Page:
“Different bowlers use different methods. Some take one step or two. That’s the good thing about the rail, you can do whatever suits you,” Mr. Young says.
When he was 16 years old, Mr. Young who lives in the Northwest neighborhood of Petworth suffered a high school football injury that led to his blindness. He lost sight in one eye immediately, and four years later at age 20, he lost sight in the other eye.
“I had just received my acceptance letter into North Carolina A&T; on a football and baseball scholarship,” Mr. Young recalls.
He moved from North Carolina to Washington in 1954 with the hopes of getting a brighter prognosis from doctors at the National Institutes of Health. When that didn’t work out, Mr. Young was determined to get on with his life.
He took the Civil Service exam and passed with flying colors, but it took him two years to find employment.
“I wrote letters to every agency in the District and on the federal level. Then, I suggested I would work for nothing for a period of time and that seemed to appeal to someone. So, I got a job,” Mr. Young says.
“There was no bitterness. I remember myself as a sighted person; I’d only known one blind person. Two years to get a job told me that the image of blindness had to change,” Mr. Young says.
His philosophy about bowling and his work ethic are the same: He’s got to put the ball down in the right place every time and his work has to be as “close to perfect as possible because everyone is looking at it. If I do it properly, the door might swing open for others,” Mr. Young says.
“I’ve always worked with tremendous people. When they see effort, they’ll work with you.”
Mr. Young does the same on behalf of other blind and visually impaired people. Friends describe him as an advocate for the blind. He’s served as president of the D.C. Council of the Blind on numerous occasions. The organization champions causes such as job training and education, transportation and voting issues, says Oral B. Miller, president of the U.S. Association for Blind Athletes.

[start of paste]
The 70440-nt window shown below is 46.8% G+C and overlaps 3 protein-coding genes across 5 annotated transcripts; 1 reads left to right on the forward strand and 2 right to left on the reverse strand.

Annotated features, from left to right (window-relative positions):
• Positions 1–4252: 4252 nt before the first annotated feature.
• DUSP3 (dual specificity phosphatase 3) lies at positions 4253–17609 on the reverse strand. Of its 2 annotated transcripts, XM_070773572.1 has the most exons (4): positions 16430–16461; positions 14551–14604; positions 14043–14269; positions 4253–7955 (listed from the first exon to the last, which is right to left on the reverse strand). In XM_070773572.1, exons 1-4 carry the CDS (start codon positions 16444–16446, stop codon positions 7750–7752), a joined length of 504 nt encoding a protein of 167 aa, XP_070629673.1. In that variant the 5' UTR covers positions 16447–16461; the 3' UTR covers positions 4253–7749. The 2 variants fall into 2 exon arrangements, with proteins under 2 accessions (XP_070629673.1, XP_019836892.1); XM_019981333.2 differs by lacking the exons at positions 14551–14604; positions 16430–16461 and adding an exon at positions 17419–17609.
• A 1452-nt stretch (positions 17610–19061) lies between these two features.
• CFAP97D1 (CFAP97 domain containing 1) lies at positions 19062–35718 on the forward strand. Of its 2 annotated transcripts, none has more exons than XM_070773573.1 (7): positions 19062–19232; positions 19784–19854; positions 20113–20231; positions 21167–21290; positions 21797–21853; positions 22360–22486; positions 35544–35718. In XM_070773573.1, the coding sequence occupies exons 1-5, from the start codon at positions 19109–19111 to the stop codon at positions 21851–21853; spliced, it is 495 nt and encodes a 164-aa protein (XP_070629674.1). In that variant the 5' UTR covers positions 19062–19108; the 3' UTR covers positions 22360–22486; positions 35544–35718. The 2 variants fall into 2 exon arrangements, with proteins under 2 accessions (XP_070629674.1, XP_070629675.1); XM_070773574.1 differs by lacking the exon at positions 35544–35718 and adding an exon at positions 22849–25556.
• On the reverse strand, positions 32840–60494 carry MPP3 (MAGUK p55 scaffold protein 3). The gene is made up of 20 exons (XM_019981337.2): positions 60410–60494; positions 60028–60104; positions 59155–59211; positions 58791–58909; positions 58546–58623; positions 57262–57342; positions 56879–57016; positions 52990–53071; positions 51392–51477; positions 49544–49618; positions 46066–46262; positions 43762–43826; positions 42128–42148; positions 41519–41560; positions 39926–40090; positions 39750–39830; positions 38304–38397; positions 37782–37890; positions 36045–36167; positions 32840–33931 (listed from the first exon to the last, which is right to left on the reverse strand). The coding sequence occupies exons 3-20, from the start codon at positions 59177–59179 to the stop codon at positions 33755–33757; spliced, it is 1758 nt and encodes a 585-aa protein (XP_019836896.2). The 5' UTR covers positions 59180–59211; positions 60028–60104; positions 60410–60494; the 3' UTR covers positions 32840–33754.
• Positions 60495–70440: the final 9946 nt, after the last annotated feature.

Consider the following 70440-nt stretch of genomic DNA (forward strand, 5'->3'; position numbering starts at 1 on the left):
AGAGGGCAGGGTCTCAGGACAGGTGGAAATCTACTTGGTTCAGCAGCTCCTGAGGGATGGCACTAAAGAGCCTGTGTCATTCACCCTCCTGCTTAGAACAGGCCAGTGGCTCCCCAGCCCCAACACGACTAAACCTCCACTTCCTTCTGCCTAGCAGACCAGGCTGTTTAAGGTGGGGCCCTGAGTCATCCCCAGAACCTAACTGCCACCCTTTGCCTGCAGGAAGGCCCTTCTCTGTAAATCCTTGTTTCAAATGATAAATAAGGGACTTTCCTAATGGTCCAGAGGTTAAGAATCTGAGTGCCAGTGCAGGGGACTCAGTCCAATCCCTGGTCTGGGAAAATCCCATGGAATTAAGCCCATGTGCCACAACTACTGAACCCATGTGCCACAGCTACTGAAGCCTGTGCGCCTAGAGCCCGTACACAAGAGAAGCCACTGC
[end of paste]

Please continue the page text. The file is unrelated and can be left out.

“I met Mack 30 years ago at the D.C. Blind Bowling League. At that time, we were 30 years young, and we were bowling at 4th and M streets in Southwest,” Mr. Miller says with a chuckle.
“He’s a very agreeable person. I bowled with Mack and his wife.” That’s why Mr. Miller asked Mr. Young and Mrs. Young to attend the European competition. They were a perfect match.
“He has the knowledge, and he keeps a cool head. Mack is a diplomat, but he can be hard-nosed when necessary,” Mr. Miller says.
Mrs. Young’s role was integral to the success of the trip. She was the only sighted member of the team.
“She was the one who did everything. She set up rails. She spotted the pins for us after we had thrown the first ball to tell us which of the pins were left standing. She literally did everything,” Mr. Young says.
Mr. Miller’s pleased with the success of the competition and conference.
“When international rules are adopted, we’re not saying that everybody has to use the guide rail, but we know it’s a good system. It’s an effective guide, and it opens the doors for people who are totally blind to bowl along with those with more useable vision,” he says.